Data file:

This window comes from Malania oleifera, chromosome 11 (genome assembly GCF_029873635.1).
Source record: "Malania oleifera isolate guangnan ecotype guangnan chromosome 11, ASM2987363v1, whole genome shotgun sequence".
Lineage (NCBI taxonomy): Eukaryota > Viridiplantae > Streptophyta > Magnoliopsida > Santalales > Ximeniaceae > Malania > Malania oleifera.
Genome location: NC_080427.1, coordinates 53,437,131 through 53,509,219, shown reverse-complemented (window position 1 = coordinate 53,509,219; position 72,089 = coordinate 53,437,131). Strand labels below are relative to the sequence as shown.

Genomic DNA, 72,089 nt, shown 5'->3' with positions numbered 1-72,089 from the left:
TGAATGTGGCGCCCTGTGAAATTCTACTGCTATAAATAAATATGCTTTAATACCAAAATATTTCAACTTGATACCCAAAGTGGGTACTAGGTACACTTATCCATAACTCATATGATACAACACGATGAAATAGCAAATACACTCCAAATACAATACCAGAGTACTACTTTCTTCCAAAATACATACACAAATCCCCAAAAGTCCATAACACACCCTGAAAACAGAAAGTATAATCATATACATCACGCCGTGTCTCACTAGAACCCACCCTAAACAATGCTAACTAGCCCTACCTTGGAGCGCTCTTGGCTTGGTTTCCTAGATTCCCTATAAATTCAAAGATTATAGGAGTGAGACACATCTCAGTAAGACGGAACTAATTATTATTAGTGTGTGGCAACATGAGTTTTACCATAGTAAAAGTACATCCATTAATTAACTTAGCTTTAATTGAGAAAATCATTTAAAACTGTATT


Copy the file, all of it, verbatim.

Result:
This window comes from Malania oleifera, chromosome 11 (genome assembly GCF_029873635.1).
Source record: "Malania oleifera isolate guangnan ecotype guangnan chromosome 11, ASM2987363v1, whole genome shotgun sequence".
Lineage (NCBI taxonomy): Eukaryota > Viridiplantae > Streptophyta > Magnoliopsida > Santalales > Ximeniaceae > Malania > Malania oleifera.
Genome location: NC_080427.1, coordinates 53,437,131 through 53,509,219, shown reverse-complemented (window position 1 = coordinate 53,509,219; position 72,089 = coordinate 53,437,131). Strand labels below are relative to the sequence as shown.

Genomic DNA, 72,089 nt, shown 5'->3' with positions numbered 1-72,089 from the left:
TGAATGTGGCGCCCTGTGAAATTCTACTGCTATAAATAAATATGCTTTAATACCAAAATATTTCAACTTGATACCCAAAGTGGGTACTAGGTACACTTATCCATAACTCATATGATACAACACGATGAAATAGCAAATACACTCCAAATACAATACCAGAGTACTACTTTCTTCCAAAATACATACACAAATCCCCAAAAGTCCATAACACACCCTGAAAACAGAAAGTATAATCATATACATCACGCCGTGTCTCACTAGAACCCACCCTAAACAATGCTAACTAGCCCTACCTTGGAGCGCTCTTGGCTTGGTTTCCTAGATTCCCTATAAATTCAAAGATTATAGGAGTGAGACACATCTCAGTAAGACGGAACTAATTATTATTAGTGTGTGGCAACATGAGTTTTACCATAGTAAAAGTACATCCATTAATTAACTTAGCTTTAATTGAGAAAATCATTTAAAACTGTATT